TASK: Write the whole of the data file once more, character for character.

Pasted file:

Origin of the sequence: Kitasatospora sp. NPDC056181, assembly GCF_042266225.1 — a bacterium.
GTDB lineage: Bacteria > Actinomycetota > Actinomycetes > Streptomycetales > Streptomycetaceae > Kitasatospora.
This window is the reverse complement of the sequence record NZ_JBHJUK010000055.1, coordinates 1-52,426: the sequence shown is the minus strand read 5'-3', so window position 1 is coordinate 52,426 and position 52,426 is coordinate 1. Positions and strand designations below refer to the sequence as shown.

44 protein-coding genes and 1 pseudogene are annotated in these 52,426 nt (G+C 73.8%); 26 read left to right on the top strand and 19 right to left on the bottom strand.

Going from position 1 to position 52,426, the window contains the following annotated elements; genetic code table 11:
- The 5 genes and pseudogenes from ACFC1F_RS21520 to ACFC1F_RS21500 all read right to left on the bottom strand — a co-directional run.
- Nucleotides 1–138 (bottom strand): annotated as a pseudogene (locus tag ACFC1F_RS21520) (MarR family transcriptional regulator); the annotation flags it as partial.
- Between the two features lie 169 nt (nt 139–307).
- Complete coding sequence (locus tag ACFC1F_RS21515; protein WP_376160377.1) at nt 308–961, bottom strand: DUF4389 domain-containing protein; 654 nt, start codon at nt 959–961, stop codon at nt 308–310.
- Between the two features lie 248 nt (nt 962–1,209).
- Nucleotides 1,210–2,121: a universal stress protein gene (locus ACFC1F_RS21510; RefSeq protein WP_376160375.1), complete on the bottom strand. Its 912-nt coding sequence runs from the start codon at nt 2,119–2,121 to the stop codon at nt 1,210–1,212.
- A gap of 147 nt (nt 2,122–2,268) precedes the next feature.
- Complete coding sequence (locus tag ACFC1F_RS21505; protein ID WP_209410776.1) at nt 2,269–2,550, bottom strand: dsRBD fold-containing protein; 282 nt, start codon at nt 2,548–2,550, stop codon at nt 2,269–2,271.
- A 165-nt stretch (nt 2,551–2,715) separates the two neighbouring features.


Origin of the sequence: Kitasatospora sp. NPDC056181, assembly GCF_042266225.1 — a bacterium.
GTDB lineage: Bacteria > Actinomycetota > Actinomycetes > Streptomycetales > Streptomycetaceae > Kitasatospora.
This window is the reverse complement of the sequence record NZ_JBHJUK010000055.1, coordinates 1-52,426: the sequence shown is the minus strand read 5'-3', so window position 1 is coordinate 52,426 and position 52,426 is coordinate 1. Positions and strand designations below refer to the sequence as shown.

44 protein-coding genes and 1 pseudogene are annotated in these 52,426 nt (G+C 73.8%); 26 read left to right on the top strand and 19 right to left on the bottom strand.

Going from position 1 to position 52,426, the window contains the following annotated elements; genetic code table 11:
- The 5 genes and pseudogenes from ACFC1F_RS21520 to ACFC1F_RS21500 all read right to left on the bottom strand — a co-directional run.
- Nucleotides 1–138 (bottom strand): annotated as a pseudogene (locus tag ACFC1F_RS21520) (MarR family transcriptional regulator); the annotation flags it as partial.
- Between the two features lie 169 nt (nt 139–307).
- Complete coding sequence (locus tag ACFC1F_RS21515; protein WP_376160377.1) at nt 308–961, bottom strand: DUF4389 domain-containing protein; 654 nt, start codon at nt 959–961, stop codon at nt 308–310.
- Between the two features lie 248 nt (nt 962–1,209).
- Nucleotides 1,210–2,121: a universal stress protein gene (locus ACFC1F_RS21510; RefSeq protein WP_376160375.1), complete on the bottom strand. Its 912-nt coding sequence runs from the start codon at nt 2,119–2,121 to the stop codon at nt 1,210–1,212.
- A gap of 147 nt (nt 2,122–2,268) precedes the next feature.
- Complete coding sequence (locus tag ACFC1F_RS21505; protein ID WP_209410776.1) at nt 2,269–2,550, bottom strand: dsRBD fold-containing protein; 282 nt, start codon at nt 2,548–2,550, stop codon at nt 2,269–2,271.
- A 165-nt stretch (nt 2,551–2,715) separates the two neighbouring features.